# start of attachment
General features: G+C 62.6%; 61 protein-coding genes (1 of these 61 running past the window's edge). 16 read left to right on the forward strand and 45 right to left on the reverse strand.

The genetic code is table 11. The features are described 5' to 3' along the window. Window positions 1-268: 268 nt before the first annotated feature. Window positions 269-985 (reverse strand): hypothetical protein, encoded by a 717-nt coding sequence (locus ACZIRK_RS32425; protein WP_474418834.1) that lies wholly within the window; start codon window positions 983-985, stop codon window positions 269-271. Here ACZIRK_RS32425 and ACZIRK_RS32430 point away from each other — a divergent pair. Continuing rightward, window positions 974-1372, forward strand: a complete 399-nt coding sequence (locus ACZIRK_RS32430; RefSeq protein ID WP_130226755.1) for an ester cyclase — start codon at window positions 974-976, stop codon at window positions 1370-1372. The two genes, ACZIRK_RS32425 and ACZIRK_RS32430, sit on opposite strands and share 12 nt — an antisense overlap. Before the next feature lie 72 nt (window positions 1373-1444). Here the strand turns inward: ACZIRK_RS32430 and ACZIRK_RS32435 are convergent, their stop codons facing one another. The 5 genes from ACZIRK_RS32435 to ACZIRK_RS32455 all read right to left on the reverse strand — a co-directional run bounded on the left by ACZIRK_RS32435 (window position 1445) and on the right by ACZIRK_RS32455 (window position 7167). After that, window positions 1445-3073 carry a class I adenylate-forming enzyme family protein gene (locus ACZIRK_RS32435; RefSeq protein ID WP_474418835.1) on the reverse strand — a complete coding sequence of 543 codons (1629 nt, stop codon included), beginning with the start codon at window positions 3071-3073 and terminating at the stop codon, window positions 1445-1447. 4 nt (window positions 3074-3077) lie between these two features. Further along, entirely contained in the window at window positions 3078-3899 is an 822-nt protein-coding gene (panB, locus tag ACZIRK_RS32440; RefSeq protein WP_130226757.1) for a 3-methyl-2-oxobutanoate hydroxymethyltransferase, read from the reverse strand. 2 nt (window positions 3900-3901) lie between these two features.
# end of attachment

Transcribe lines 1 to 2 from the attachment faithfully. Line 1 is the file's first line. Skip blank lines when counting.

General features: G+C 62.6%; 61 protein-coding genes (1 of these 61 running past the window's edge). 16 read left to right on the forward strand and 45 right to left on the reverse strand.

The genetic code is table 11. The features are described 5' to 3' along the window. Window positions 1-268: 268 nt before the first annotated feature. Window positions 269-985 (reverse strand): hypothetical protein, encoded by a 717-nt coding sequence (locus ACZIRK_RS32425; protein WP_474418834.1) that lies wholly within the window; start codon window positions 983-985, stop codon window positions 269-271. Here ACZIRK_RS32425 and ACZIRK_RS32430 point away from each other — a divergent pair. Continuing rightward, window positions 974-1372, forward strand: a complete 399-nt coding sequence (locus ACZIRK_RS32430; RefSeq protein ID WP_130226755.1) for an ester cyclase — start codon at window positions 974-976, stop codon at window positions 1370-1372. The two genes, ACZIRK_RS32425 and ACZIRK_RS32430, sit on opposite strands and share 12 nt — an antisense overlap. Before the next feature lie 72 nt (window positions 1373-1444). Here the strand turns inward: ACZIRK_RS32430 and ACZIRK_RS32435 are convergent, their stop codons facing one another. The 5 genes from ACZIRK_RS32435 to ACZIRK_RS32455 all read right to left on the reverse strand — a co-directional run bounded on the left by ACZIRK_RS32435 (window position 1445) and on the right by ACZIRK_RS32455 (window position 7167). After that, window positions 1445-3073 carry a class I adenylate-forming enzyme family protein gene (locus ACZIRK_RS32435; RefSeq protein ID WP_474418835.1) on the reverse strand — a complete coding sequence of 543 codons (1629 nt, stop codon included), beginning with the start codon at window positions 3071-3073 and terminating at the stop codon, window positions 1445-1447. 4 nt (window positions 3074-3077) lie between these two features. Further along, entirely contained in the window at window positions 3078-3899 is an 822-nt protein-coding gene (panB, locus tag ACZIRK_RS32440; RefSeq protein WP_130226757.1) for a 3-methyl-2-oxobutanoate hydroxymethyltransferase, read from the reverse strand. 2 nt (window positions 3900-3901) lie between these two features.